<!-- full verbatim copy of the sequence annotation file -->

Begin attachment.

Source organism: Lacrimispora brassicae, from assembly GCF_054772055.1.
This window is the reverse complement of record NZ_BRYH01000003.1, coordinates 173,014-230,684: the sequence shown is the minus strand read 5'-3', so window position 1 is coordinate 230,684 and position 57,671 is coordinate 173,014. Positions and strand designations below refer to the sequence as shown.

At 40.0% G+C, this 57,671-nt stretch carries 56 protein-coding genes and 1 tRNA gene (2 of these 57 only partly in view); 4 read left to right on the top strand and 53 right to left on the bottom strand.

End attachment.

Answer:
Source organism: Lacrimispora brassicae, from assembly GCF_054772055.1.
This window is the reverse complement of record NZ_BRYH01000003.1, coordinates 173,014-230,684: the sequence shown is the minus strand read 5'-3', so window position 1 is coordinate 230,684 and position 57,671 is coordinate 173,014. Positions and strand designations below refer to the sequence as shown.

At 40.0% G+C, this 57,671-nt stretch carries 56 protein-coding genes and 1 tRNA gene (2 of these 57 only partly in view); 4 read left to right on the top strand and 53 right to left on the bottom strand.